The oven-like heat of the Nevada desert melted the lead weighing down Narleen's heart, and the wind blasting in the driver's window gave her a rush of freedom as she wheeled off Interstate 80 onto Highway 93 at Wells.
She was inexplicably drawn to the Old West Tavern where she and Motorhead had once found Guacamoto returning from a vision quest to the bottom of the Grand Canyon.
As she stood on the sidewalk and stared off into space, her mind raced. Why was she plunging herself into this gloom? Perhaps Guac was right in wanting to keep their relationship "loose," as he said, and not make any hard and fast commitments.
He was willing to commit to friendship. He proved that with the beautiful antler ring he'd presented her at their last meeting. But the way he had stressed the word "friendship" had torn off a corner of her heart. Somehow she needed more of a promise from him.
She'd felt the ache behind her solar plexus as she, without a word, strode out of the bistro and left him at the table. Her lizard-skin boots survived the ordeal more easily than she did. Maybe he was right, maybe she shouldn't be so eager to be bound to someone she didn't know that well. He might have a girlfriend, a wife back in Jamaica, or even a boyfriend.
Narleen felt relieved as she piled into Ruby, her immaculately restored Hudson Commodore Custom 8, motored back onto Highway 93 and headed for Las Vegas. She needed the obscurity of a crowded casino. Maybe she'd get lucky and win enough to pay for her trip.
As the sun retreated behind the hills, Narleen pulled into the Cathedral Gorge State Park campground, found a site, pitched her small tent and was asleep almost instantly.
In the morning she sat at the picnic table and surveyed the exquisitely eroded formations a quarter-mile in the distance. She felt uplifted and in a heightened state of awareness. A slight movement in the rocks grabbed her attention, and she was transported along the lines of her vision to an ancient Paiute encampment.
Half-a-dozen clan members milled around a fire ring and the largest male, a fine blend of Guacamoto and Tonto, offered her a steaming earthen mug. As the vapors caressed her olfactory nerves, she sighed, "Ah, freshly brewed Colombian coffee."
The chieftain's face transmogrified into that of a typical American tourist and it said, "Excuse us, Miss, but we thought you might enjoy a cup of coffee." Beyond him, his mate fidgeted shyly. "We also wondered if we might borrow a pair of pliers."
Narleen, slow to digest the request, at last said, "Sure, I've got tools and I know a bit about cars. What's the problem?"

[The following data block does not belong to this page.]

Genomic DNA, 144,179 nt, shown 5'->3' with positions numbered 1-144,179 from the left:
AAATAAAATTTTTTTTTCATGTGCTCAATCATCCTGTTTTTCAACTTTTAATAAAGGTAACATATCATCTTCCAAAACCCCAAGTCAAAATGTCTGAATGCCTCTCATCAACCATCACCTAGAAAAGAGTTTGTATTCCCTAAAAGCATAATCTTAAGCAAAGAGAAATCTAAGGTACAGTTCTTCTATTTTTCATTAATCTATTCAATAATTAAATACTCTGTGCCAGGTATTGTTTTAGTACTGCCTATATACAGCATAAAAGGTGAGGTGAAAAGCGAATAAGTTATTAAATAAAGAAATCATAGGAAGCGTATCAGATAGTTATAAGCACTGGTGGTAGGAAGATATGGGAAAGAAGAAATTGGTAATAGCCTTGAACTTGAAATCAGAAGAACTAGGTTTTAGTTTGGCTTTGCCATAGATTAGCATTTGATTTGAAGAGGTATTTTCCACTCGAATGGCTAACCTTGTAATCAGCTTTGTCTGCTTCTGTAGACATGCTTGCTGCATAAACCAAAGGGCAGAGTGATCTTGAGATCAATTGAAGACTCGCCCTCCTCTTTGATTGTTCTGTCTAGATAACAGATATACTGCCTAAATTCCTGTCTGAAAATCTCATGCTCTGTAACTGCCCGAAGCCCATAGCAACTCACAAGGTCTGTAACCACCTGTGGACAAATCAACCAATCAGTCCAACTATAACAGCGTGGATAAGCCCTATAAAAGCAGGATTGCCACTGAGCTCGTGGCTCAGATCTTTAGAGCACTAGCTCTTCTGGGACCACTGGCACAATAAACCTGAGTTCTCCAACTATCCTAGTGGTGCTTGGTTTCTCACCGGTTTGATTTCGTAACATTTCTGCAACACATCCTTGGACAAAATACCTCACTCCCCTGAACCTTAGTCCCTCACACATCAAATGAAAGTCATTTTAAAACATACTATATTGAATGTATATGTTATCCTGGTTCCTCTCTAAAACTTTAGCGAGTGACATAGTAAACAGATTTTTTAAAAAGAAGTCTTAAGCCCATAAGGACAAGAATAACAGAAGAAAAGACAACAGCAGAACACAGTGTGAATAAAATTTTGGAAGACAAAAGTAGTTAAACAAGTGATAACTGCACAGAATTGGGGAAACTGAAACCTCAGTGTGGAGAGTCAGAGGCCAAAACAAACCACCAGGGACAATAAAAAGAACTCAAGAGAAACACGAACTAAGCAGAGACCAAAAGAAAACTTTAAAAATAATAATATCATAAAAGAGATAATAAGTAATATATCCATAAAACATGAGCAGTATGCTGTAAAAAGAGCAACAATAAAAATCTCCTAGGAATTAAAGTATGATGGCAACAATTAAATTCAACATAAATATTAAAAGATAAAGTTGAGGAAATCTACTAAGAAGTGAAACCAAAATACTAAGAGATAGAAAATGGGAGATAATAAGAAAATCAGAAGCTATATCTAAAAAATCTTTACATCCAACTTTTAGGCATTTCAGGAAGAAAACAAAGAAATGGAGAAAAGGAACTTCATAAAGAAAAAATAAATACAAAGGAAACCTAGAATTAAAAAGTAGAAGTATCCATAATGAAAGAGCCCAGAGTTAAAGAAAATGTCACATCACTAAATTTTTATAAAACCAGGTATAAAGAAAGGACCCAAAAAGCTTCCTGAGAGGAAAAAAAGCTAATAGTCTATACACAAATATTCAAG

"It's our motorhome," he began. "The engine starts and runs, but we can't get any electricity to the living quarters. Suddenly all the lights went out, and the pump stopped before we could get our showers."
Narleen thought of her own grungy body and felt a sudden urgency. "I'll grab my bag o'tools and let's go check the beast out."
Narleen followed the travelers to their campsite. The motorhome looked like a Ford Econoline van with a trailer house grafted on its back. She snapped open the hood, took one look at the nasty corrosion on the batteries, and knew she had found the problem. The terminal supplying juice to the living area was particularly trashed and she said, "You got any 409 spray cleanser?"
The befuddled tourist popped inside and produced a fresh jug. "What do you need 409 for?"
"It's the best thing to clean all this green gluck off the battery terminals," she replied as she attacked the battery cables with a small wire brush. "You should clean these guys once in a while or you'll have this problem again."
She finished scrubbing the terminal surfaces, then removed the cables and scoured the insides and the battery posts. "All this contact area must be perfectly clean or you may lose power. Try it now."
Narl's eyes rolled back when he entered the home on wheels and she heard a television begin its inane blather. After a marvelous shower and breakfast at the couple's insistence, she packed up her camp and continued her journey to Las Vegas.
As she cruised the seemingly endless road to the City of Sin, she realized that her relationship with Guac was like those corroded battery cables and that every minute spent with him, every interaction was like another wire brush stroke.
Ultimately the terminals of their relationship would be so squeaky clean, so perfect and pure that the electricity of their love would flow unabated. Perhaps then they could consider something more long term. Guacamoto was right. Again.
She was floating above the hot sidewalk when she walked into the air-conditioned comfort of the Luxor Casino. She checked in, dragged her bag to her ninth floor room, gawked over the rail into the hollowed-out pyramid and thought, "Whoa, not unlike the Hyatt Regency in San Francisco."
Her mood was joyous as she made her way down the elevator, found a quiet bar and while she sipped a gin and tonic, scribbled a post card to Guacamoto and Motorhead. Then she moseyed toward the nickel slot machines to try her luck.